U of O students rally outside of Tabaret Hall on Friday. Photo: Matt Gergyek/Fulcrum
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University of Ottawa students were among the thousands of impassioned people from across the city who showed up for the future on Friday. In the face of the emergency that is the climate crisis, the U of O community came together for the Global Climate Strike to show they’re ready to fight to save the planet. 

It was hard not to feel a deep sense of joy watching a march led by young people shut down some of the busiest streets in Ottawa, proudly taking their anger toward elected officials and publicly channelling it toward fighting for change. But for some, the university’s response to the powerful global movement cast a shadow over the day.  

To be fair, the U of O administration took a good step forward and deserves praise for encouraging students to attend the march, and claiming to accommodate those who did. However, the university ultimately did not go far enough. The administration should have cancelled classes during the march to provide the opportunity for all members of the community, including professors and staff, to attend.

The fact that the university did not cancel classes entirely suggests they’re not fully grasping the scope of the crisis the world is facing, nor the importance of widespread mobilization and climate justice movements. It was also a missed opportunity to give the movement a boost of institutional support that could be key to its success. 

A common counterpoint we’ve heard from students is that cancelling classes could have meant an extra day of class popping up at the end of the semester or even more work for professors and students to make up for missed lecture time. It could also mean wasted money for students if they paid for a class that never took place. 

These are important concerns, but we are firm believers that the university could have found a solution that worked for everyone. The university already has Policy 87 in place (for temporary interruptions of university activities at a faculty, school or service) that could have been used during the climate strike for ease of the process. 

In practice though, a solution could have been as simple as asking professors to post their lecture material online or to readjust a slot of lab time before the end of the semester to fit in material that wasn’t covered. Montreal’s Concordia University made it work — why couldn’t we? The U of O’s Institute of the Environment did too — why couldn’t the university as a whole do the same? 

The heart of the issue at hand was brought to light by a number of our fellow students who attended the climate strike: Missing a few hours of class won’t matter in the long run if the climate crisis isn’t stopped, and the Earth and humanity succumb to its crippling consequences. Is it even worth debating the consequences of missing three hours of a class or lab if the climate crisis leads to the world’s collapse?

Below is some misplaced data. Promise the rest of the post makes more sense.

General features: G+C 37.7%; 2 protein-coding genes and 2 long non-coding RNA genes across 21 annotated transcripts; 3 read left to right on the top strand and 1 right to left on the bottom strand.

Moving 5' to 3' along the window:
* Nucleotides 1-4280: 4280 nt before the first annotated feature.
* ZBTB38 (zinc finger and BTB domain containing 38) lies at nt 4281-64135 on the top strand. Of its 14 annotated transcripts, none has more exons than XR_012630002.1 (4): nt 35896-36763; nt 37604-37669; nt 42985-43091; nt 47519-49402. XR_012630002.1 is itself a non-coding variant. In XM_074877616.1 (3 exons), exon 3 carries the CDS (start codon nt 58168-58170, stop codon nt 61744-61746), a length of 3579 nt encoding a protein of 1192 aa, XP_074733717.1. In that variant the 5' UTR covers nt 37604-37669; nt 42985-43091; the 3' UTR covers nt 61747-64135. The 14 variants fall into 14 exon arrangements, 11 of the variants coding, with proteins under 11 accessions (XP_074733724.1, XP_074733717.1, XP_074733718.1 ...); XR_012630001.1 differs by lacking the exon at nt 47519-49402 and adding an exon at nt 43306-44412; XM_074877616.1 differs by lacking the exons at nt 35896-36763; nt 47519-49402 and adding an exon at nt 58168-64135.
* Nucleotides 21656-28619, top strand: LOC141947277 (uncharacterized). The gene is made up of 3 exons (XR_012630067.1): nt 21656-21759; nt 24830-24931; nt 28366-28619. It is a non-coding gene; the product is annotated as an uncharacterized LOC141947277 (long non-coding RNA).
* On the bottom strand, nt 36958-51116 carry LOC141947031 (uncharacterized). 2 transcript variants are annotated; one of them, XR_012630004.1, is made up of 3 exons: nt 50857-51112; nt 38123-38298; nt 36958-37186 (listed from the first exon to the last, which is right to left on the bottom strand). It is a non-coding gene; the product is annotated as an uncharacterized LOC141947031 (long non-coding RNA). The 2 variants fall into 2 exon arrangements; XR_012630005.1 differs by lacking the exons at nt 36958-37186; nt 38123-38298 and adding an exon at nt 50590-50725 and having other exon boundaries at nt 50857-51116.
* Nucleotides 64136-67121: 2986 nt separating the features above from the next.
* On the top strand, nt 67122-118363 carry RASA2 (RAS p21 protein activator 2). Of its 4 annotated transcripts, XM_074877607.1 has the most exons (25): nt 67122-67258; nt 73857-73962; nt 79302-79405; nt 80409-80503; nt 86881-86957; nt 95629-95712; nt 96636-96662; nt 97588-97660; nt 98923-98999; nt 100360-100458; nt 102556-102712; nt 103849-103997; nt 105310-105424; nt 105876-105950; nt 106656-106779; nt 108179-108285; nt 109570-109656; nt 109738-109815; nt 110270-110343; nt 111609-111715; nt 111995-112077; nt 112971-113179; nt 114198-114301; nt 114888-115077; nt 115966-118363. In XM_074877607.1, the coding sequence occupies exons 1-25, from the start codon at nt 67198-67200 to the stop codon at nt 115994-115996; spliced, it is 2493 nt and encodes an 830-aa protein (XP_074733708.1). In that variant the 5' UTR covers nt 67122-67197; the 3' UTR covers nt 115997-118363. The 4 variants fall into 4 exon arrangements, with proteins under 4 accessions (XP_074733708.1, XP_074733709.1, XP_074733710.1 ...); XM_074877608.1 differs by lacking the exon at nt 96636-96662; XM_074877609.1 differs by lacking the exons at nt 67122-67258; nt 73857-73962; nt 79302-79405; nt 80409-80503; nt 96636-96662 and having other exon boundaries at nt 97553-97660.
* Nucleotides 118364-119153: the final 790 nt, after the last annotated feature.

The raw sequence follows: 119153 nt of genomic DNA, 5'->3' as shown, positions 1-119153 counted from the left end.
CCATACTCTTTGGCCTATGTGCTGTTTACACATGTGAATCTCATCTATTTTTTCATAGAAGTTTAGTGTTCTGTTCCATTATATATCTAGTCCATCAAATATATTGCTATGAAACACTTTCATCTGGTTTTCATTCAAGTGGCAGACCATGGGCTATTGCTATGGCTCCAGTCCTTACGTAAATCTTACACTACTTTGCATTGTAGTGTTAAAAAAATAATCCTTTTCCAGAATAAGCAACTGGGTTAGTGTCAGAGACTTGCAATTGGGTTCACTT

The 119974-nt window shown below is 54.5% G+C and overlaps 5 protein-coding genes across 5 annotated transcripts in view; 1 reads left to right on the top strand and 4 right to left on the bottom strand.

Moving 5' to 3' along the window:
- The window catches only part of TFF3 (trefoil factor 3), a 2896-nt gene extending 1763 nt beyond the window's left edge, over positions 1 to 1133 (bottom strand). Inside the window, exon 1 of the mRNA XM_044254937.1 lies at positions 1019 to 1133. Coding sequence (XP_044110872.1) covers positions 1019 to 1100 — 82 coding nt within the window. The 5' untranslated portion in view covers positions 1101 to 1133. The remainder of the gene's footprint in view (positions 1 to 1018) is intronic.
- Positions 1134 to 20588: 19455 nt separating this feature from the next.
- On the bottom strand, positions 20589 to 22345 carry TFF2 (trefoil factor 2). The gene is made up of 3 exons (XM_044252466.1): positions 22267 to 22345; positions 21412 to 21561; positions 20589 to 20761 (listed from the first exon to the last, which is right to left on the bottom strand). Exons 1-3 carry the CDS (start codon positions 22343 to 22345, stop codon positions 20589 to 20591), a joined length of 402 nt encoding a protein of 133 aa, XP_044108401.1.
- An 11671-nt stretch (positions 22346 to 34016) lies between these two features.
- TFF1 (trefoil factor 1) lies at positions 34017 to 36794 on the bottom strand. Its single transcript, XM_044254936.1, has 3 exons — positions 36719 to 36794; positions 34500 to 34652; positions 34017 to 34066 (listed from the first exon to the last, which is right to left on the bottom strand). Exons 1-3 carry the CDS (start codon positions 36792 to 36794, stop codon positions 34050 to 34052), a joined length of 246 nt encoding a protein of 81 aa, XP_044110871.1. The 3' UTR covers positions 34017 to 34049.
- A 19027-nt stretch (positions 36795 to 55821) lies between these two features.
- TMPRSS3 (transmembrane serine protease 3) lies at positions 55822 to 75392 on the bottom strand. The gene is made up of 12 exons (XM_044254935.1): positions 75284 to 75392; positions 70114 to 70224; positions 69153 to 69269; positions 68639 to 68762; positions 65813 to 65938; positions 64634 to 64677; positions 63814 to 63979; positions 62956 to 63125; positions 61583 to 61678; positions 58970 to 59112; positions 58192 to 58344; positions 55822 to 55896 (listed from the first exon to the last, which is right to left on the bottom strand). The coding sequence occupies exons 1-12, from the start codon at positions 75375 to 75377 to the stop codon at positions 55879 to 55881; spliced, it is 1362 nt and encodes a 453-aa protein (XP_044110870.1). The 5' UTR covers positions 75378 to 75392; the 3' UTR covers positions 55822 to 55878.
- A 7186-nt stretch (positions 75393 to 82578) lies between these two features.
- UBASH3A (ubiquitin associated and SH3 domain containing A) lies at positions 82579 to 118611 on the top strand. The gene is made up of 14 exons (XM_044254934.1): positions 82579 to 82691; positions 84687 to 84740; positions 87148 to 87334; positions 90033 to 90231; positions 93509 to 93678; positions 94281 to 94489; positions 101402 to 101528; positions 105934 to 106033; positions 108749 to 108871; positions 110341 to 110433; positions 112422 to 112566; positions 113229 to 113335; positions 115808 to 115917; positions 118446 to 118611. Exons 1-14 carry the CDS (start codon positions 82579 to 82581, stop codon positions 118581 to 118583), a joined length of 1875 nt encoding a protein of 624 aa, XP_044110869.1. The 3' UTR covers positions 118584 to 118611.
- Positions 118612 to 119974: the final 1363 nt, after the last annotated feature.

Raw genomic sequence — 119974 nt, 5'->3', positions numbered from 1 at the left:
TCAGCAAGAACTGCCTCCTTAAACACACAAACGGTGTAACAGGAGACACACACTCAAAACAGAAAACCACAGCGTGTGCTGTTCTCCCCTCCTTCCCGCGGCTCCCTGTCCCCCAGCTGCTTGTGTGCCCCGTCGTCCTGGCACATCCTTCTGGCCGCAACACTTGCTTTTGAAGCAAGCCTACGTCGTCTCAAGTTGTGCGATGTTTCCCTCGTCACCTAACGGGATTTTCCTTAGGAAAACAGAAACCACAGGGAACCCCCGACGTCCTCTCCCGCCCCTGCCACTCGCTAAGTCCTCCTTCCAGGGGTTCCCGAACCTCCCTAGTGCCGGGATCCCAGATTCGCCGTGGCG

The ongoing impacts of the climate crisis and the toll it’s taking on millions of people across the globe  — many of them Black, Indigenous, people of colour — and ecosystems they live in speaks to the need for rigorous and constant mobilization. 

Greta Thunberg, the 16-year-old Swedish climate activist who inspired the global wave of strikes, said it best during her speech at the United Nations Climate Action Summit on Sept. 23: “People are suffering. People are dying. Entire ecosystems are collapsing. We are in the beginning of a mass extinction.” 

“By 2050, at least one in four people will live in a country where the lack of fresh water is chronic or recurrent,” added Autumn Peltier, an Anishinaabe girl from Wikwemikong First Nation, during her address to the UN General Assembly in March 2018. 

We are running out of time to tackle the climate crisis. A damning 700-page report from UN experts, released last October, found we have just 12 years to make the monumental changes needed to keep global warming below 1.5 C. The report drew together 6,000 scientific publications and was reviewed by more than 1,000 scientists.

While hundreds of U of O students likely did attend Friday’s march, thousands of more might have if classes were entirely cancelled. Hundreds of faculty and staff members could have joined them as well. Friday was the U of O’s chance to give the local climate justice movement a major boost, but it missed the mark. 

Cancelling classes would have helped provide the type of institutional backing social movements require in reaching success and recognition. The full and concrete support from the major university in the capital of Canada would have set a precedent for other post-secondary institutions across the province and the country. 

One thing we know for sure is that this movement is just getting started. A multitude of marches, strikes and protests are bound to take place in the coming years. When the next one does arrive, the U of O should defy the conventional and cancel classes. 

Editorials are written by the Fulcrum’s six-person editorial board and express the opinion of the board.